4 themes to watch in food CSR

Water management issues are bubbling up, plus you'll hear more about sustainable agricultural practices in the year to come.

Not that I really mind, but there have been many weeks this spring when I received notice about far more corporate social responsibility or corporate sustainability reports than I could possibly hope to cover in the average work day.

Because I believe that corporate sustainability initiatives have a definite competitiveness angle across industry, I'm trying to look at some of the ones I have collected on a sector-by-sector base. Since we all have to eat to live, what better sector to start with than the big consumer food companies?

The month of May was a particularly busy month for report publications by some of the biggest of the big, including Campbell Soup, Hormel Foods, Kraft Foods and Nestle. I also reached back into March, though, because that is when General Mills reported some of its latest goals for environmental sustainability and sourcing. As I poked through the report summaries, some common refrains were sounded. Here are three that really stuck with me.

#1: Water reduction and consumption management strategies will continue to gain more visibility, even though progress is mixed.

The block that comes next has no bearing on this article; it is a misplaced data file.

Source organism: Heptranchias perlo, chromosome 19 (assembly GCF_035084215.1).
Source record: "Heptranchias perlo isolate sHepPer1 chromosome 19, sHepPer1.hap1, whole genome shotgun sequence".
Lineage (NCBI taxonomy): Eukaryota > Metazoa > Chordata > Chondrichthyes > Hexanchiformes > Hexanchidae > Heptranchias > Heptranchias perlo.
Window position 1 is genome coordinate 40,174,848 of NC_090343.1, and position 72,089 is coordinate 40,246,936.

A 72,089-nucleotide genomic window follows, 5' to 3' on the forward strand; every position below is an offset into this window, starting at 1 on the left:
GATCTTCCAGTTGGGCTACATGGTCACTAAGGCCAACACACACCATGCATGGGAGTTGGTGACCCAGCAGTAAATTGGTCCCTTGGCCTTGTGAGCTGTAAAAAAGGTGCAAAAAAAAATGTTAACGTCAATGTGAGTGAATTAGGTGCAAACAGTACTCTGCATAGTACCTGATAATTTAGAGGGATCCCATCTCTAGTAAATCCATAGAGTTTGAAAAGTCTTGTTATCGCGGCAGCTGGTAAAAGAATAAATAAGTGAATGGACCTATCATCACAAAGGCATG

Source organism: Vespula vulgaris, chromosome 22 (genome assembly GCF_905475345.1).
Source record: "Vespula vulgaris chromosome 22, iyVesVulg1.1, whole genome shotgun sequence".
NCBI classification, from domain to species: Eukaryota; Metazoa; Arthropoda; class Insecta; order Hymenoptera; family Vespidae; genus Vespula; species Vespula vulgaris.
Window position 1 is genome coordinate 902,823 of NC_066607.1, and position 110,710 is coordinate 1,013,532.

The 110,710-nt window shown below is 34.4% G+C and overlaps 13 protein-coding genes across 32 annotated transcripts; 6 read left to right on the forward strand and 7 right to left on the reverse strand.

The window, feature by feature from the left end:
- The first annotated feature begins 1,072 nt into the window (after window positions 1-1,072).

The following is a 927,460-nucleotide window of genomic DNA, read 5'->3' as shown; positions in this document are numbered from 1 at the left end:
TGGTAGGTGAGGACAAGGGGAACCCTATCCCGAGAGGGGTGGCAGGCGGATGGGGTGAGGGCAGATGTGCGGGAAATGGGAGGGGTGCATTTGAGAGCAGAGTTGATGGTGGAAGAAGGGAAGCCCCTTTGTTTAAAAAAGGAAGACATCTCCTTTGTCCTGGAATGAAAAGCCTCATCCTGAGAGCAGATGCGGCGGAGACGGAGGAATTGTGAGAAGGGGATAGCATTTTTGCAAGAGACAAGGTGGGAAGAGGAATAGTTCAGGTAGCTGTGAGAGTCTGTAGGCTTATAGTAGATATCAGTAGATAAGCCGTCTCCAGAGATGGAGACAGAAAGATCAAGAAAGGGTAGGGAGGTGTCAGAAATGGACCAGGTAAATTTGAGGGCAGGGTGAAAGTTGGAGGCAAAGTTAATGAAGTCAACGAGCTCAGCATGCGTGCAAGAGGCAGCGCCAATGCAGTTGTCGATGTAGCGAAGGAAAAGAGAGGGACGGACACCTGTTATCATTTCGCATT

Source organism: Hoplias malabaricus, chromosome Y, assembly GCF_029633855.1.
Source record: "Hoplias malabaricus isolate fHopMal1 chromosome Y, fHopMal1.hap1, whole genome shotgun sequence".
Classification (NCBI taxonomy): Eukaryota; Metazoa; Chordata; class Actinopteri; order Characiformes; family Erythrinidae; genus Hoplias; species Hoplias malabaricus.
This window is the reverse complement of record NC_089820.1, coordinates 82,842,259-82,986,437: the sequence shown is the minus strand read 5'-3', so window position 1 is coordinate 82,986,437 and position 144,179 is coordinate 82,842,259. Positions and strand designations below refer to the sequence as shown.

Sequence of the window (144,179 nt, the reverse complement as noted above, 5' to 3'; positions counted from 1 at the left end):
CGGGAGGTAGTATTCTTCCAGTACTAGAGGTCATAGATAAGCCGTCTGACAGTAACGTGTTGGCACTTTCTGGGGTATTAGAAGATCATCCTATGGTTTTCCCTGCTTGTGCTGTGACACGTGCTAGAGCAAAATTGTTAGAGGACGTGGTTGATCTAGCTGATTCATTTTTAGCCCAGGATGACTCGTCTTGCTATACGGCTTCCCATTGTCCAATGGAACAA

I'll start with Nestle, because the company obviously has a really vested interest in the water issue, as I reported back in March , since it is one of the companies that sells bottled water. During 2010, the company's overall water usage rose by 2.1 percent, according to the Nestle "Creating Shared Values" report. The amount it is using per metric ton of product, however, was down by 2 percent. Which means the company is doing a better job with its product metrics. From an environmental impact point of view, water discharge is another metric you need to watch, and Nestle didn't do as well here: the rate was up by 5.5 percent between 2009 and 2010.

Hormel Foods, maker of brands including Farmer John, managed to reduced water consumption by 30 million gallons in its latest reporting year, which means it hit its water goal one year early. The reduction in percentage terms was 11 percent.